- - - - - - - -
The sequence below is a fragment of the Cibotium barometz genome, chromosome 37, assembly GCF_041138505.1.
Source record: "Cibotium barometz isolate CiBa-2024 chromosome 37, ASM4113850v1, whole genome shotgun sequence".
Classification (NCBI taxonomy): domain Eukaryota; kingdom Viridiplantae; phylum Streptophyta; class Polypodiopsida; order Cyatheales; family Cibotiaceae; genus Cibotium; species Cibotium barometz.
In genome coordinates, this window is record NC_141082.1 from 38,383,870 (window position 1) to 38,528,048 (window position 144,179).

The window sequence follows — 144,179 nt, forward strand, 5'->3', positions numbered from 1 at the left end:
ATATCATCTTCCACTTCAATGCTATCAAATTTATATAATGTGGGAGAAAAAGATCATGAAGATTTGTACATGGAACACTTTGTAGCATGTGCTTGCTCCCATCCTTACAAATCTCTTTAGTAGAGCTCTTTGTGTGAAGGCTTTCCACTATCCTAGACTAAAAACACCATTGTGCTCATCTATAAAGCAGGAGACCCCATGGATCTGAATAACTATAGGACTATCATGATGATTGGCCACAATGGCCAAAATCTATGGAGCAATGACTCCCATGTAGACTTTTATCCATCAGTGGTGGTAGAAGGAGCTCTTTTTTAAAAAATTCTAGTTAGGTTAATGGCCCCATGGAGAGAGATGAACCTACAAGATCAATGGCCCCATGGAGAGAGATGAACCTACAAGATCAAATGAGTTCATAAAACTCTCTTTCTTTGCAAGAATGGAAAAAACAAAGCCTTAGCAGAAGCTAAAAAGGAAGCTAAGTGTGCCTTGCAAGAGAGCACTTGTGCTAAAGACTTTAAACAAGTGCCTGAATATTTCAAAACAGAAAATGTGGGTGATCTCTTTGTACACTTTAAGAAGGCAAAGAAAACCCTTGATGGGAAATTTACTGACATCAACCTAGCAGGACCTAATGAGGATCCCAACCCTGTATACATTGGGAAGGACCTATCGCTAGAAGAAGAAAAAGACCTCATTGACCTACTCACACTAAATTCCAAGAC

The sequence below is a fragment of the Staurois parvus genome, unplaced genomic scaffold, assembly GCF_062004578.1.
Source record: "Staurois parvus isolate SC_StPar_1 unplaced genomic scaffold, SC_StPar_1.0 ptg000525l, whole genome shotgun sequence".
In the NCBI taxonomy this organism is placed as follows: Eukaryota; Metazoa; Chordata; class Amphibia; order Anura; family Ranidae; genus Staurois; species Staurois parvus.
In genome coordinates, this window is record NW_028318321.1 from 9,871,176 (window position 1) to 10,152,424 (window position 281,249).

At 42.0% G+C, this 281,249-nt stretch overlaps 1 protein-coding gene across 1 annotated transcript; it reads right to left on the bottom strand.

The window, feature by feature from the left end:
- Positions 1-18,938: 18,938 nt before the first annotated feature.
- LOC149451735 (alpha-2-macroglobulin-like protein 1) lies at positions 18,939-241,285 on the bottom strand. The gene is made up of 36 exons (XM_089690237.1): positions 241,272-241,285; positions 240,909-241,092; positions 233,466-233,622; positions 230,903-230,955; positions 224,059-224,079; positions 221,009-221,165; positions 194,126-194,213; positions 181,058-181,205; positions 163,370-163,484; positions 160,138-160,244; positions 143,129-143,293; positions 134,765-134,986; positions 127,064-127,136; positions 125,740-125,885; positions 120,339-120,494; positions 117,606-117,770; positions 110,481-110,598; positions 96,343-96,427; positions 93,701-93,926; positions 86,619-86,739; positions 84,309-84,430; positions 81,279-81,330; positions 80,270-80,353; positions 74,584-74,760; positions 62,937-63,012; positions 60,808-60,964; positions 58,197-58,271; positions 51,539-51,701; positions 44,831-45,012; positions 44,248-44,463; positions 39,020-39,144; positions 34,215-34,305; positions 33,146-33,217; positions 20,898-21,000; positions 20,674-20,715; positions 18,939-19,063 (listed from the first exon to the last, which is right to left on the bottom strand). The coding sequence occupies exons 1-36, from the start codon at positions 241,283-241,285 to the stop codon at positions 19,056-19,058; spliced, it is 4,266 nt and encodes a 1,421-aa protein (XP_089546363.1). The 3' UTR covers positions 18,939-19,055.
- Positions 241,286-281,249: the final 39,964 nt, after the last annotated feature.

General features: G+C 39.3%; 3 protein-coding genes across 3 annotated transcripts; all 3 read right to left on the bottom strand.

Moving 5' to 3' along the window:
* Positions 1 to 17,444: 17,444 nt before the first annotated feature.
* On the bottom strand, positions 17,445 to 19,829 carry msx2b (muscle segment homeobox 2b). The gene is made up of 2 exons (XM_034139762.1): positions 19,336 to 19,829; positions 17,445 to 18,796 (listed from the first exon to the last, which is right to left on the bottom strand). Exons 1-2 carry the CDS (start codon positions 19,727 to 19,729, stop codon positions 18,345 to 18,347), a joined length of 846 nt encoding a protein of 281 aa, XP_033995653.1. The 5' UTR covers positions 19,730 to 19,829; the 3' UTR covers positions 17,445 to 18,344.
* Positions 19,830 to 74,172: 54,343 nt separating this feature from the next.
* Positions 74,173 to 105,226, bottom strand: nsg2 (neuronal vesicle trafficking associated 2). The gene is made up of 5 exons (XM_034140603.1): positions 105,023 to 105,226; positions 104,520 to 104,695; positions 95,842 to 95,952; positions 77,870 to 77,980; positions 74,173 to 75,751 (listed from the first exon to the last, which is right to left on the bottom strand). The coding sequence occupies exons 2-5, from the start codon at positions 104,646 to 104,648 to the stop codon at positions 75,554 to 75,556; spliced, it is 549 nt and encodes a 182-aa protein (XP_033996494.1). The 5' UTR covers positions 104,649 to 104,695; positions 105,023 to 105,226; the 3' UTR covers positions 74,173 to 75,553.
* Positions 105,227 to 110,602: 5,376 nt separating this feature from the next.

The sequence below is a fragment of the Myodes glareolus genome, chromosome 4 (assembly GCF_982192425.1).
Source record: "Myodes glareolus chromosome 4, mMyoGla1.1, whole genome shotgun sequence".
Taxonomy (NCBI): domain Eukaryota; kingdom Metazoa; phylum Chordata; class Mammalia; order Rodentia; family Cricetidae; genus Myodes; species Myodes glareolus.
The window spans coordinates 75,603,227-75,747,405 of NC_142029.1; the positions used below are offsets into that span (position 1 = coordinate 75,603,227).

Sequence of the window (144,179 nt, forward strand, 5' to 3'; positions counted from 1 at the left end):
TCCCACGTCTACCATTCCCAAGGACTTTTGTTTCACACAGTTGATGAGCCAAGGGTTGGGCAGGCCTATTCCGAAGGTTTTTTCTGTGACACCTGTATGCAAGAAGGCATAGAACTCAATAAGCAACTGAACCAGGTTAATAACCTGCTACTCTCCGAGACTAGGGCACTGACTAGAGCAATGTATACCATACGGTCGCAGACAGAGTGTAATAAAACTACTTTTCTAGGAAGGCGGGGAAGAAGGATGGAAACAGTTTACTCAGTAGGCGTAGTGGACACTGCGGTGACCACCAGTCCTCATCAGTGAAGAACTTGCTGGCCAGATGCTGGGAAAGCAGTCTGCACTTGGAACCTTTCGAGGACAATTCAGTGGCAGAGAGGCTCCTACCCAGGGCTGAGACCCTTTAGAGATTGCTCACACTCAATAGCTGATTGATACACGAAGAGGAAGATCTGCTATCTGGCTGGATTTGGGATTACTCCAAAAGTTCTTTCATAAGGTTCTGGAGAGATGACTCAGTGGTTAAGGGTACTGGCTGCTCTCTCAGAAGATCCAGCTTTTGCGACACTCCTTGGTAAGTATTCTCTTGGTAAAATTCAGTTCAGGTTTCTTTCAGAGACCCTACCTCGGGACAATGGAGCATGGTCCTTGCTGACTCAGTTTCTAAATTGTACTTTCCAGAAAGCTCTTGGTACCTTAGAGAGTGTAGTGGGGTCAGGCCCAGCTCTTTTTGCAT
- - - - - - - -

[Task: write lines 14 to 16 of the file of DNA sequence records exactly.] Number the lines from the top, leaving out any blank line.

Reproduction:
- LOC149451735 (alpha-2-macroglobulin-like protein 1) lies at positions 18,939-241,285 on the bottom strand. The gene is made up of 36 exons (XM_089690237.1): positions 241,272-241,285; positions 240,909-241,092; positions 233,466-233,622; positions 230,903-230,955; positions 224,059-224,079; positions 221,009-221,165; positions 194,126-194,213; positions 181,058-181,205; positions 163,370-163,484; positions 160,138-160,244; positions 143,129-143,293; positions 134,765-134,986; positions 127,064-127,136; positions 125,740-125,885; positions 120,339-120,494; positions 117,606-117,770; positions 110,481-110,598; positions 96,343-96,427; positions 93,701-93,926; positions 86,619-86,739; positions 84,309-84,430; positions 81,279-81,330; positions 80,270-80,353; positions 74,584-74,760; positions 62,937-63,012; positions 60,808-60,964; positions 58,197-58,271; positions 51,539-51,701; positions 44,831-45,012; positions 44,248-44,463; positions 39,020-39,144; positions 34,215-34,305; positions 33,146-33,217; positions 20,898-21,000; positions 20,674-20,715; positions 18,939-19,063 (listed from the first exon to the last, which is right to left on the bottom strand). The coding sequence occupies exons 1-36, from the start codon at positions 241,283-241,285 to the stop codon at positions 19,056-19,058; spliced, it is 4,266 nt and encodes a 1,421-aa protein (XP_089546363.1). The 3' UTR covers positions 18,939-19,055.
- Positions 241,286-281,249: the final 39,964 nt, after the last annotated feature.

General features: G+C 39.3%; 3 protein-coding genes across 3 annotated transcripts; all 3 read right to left on the bottom strand.